Thursday, July 13, 2006

Moscow food blog #1

My arrival in Moscow went like clockwork. Cyrillic signage makes everything seem particularly alien and strangely comic. One of the first things I noticed on the drive into the city from the airport was a huge, indigo warehouse, surrounded by asphalt, and bearing this cryptic sign in enormous letters:



I was surprised at how much learning the alphabet actually helps. My first thought was, "well, all that work struggling through the phonics, and what will I have? A word in Russian." But the word often turns out to be English, or else a word that both English and Russian probably got from French.


Food. With the aid of Lonely Planet, I picked a nearby Bulgarian restaurant for lunch, my first meal on arrival. The staff spoke no English and the menu was in Russian and German. I had a slightly better time with the German, but not quite enough to really know what to expect. I knew they were all small items from the price, one was a soup, and two were touted as typical Bulgarian specialties. As it turned out, I did very well. I got a very tasty sort of hot meat knish, with a slight livery flavor (but not straight liver), a hot dish of thinly sliced potatoes and something else cooked in herbed yogurt or sour cream, and a cold soup with yogurt, dill, cucumber, and ground walnuts. I haven't figured out what the thing mixed with my potatoes was. It had the texture of baked apples, but a very mild flavor that tasted more like a mushroom than an apple. A friend later pointed out that it's more likely that there's a mushroom with the consistency of an apple than an apple with the flavor of a mushroom, which was well taken. Any ideas?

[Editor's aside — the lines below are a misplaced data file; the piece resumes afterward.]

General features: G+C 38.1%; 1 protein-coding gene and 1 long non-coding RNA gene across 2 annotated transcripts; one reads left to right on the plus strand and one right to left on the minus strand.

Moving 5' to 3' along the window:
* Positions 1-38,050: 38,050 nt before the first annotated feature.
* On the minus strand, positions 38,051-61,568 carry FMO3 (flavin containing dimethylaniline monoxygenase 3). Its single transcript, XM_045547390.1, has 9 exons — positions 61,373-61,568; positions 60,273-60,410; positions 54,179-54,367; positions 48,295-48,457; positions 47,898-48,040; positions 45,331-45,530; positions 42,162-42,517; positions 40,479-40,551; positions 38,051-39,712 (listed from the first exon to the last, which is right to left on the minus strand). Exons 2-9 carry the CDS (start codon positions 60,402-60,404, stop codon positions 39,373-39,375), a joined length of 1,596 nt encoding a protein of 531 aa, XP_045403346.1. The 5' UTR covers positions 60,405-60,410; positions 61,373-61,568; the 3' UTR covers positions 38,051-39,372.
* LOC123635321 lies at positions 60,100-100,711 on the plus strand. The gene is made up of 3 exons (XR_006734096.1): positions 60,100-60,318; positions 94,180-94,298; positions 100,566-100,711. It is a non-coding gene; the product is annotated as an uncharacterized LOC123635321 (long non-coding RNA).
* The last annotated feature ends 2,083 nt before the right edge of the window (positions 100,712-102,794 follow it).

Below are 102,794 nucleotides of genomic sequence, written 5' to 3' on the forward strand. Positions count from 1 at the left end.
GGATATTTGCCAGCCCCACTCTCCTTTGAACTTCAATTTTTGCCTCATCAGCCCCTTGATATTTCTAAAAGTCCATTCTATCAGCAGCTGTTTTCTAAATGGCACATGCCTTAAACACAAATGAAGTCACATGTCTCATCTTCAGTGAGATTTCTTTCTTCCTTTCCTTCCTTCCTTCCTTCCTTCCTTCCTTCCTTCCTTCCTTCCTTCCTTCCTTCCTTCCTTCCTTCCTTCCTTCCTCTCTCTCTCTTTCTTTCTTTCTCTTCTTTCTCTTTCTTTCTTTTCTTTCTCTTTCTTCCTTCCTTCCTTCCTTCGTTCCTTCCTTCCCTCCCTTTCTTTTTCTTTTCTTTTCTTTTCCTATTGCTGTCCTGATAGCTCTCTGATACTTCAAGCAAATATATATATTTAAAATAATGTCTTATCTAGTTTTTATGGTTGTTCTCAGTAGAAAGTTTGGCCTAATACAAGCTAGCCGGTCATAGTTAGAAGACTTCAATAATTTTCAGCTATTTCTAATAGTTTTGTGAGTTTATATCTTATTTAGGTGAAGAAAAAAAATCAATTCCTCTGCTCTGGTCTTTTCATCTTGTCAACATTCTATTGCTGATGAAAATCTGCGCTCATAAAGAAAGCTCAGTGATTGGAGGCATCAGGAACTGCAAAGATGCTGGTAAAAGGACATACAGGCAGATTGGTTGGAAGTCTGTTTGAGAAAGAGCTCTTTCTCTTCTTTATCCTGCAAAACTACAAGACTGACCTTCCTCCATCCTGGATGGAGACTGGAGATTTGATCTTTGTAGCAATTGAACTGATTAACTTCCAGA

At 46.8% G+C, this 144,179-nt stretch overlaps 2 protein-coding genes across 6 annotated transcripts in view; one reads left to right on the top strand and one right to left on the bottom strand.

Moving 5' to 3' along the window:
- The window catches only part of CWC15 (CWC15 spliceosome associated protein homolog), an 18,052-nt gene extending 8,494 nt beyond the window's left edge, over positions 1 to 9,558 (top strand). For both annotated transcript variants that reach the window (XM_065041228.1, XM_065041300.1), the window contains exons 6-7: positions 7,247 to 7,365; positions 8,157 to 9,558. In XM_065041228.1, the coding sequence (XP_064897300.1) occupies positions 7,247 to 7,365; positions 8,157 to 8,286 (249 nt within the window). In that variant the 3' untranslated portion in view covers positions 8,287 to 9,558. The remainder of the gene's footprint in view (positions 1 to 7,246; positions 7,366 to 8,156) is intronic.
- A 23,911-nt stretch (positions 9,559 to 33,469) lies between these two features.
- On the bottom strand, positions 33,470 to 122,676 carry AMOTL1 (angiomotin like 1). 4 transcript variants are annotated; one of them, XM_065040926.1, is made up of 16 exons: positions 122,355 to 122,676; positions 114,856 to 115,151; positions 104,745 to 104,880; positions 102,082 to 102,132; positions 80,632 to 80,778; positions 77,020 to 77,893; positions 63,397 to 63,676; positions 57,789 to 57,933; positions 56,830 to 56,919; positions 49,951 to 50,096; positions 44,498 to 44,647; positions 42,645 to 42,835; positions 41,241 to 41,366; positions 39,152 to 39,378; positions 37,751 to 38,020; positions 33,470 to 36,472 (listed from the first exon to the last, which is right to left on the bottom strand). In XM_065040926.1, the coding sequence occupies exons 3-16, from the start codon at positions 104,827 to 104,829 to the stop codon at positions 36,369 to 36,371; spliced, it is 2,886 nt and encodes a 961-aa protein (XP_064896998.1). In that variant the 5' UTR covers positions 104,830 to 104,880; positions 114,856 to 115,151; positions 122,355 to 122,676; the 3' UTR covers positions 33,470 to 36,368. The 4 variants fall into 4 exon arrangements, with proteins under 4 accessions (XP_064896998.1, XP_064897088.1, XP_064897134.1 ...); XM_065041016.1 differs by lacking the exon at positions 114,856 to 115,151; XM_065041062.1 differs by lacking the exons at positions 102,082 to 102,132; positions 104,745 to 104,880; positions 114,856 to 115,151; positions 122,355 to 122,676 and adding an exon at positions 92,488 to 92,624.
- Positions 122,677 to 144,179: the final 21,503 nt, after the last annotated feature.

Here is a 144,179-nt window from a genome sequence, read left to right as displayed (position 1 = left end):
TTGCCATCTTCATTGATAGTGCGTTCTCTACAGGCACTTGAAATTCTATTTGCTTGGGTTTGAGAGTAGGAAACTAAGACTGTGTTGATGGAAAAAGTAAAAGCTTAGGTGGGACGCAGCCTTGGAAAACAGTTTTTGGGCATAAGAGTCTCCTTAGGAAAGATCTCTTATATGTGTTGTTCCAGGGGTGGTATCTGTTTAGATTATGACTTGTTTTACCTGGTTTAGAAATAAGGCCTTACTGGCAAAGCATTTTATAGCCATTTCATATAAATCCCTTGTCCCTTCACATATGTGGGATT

I drank kvas, which is a sort of traditional pumpernickel soda. I heard it's slightly alcoholic, but it must be very slight. I don't know if Bulgarians drink it, but I was eager to try it. Not bad, but Coca Cola doesn't have to worry about a worldwide threat to its market share or anything.


For dinner, I met up with a fellow conferee and we went to a traditional Russian restaurant, also recommended by Lonely Planet. Touristy enough to have English menus. I ordered appetizers of cold-smoked sturgeon (not expensive), marinated mushrooms ("cracked red boletus") and onion, a salad made from herring, beets, and potatoes, and a side order of kasha (just to see if it tasted like the Jewish version -- it did). The waitress seemed to be following me through all the appetizers, but balked and disapproved that I didn't want some kind of meat or fish to go with my kasha (I just didn't have room). Washed blissfully down with one of the most grateful giant draft beers of my life (long hot day touristing).


Breakfast next morning at the hotel was a vast array of choices, not spectacularly fresh, but interesting. The best thing was very simple: sweetened porridge of kasha and milk. This runs circles around oatmeal or any other hot cereal I've had. Easy enough to try at home.








2 Comments:

At 1:14 PM, Anonymous google said...

"no known environmental allergen"

 
At 5:45 PM, Anonymous youknowwho said...

Who is that cutie in the picture?? ;)

 

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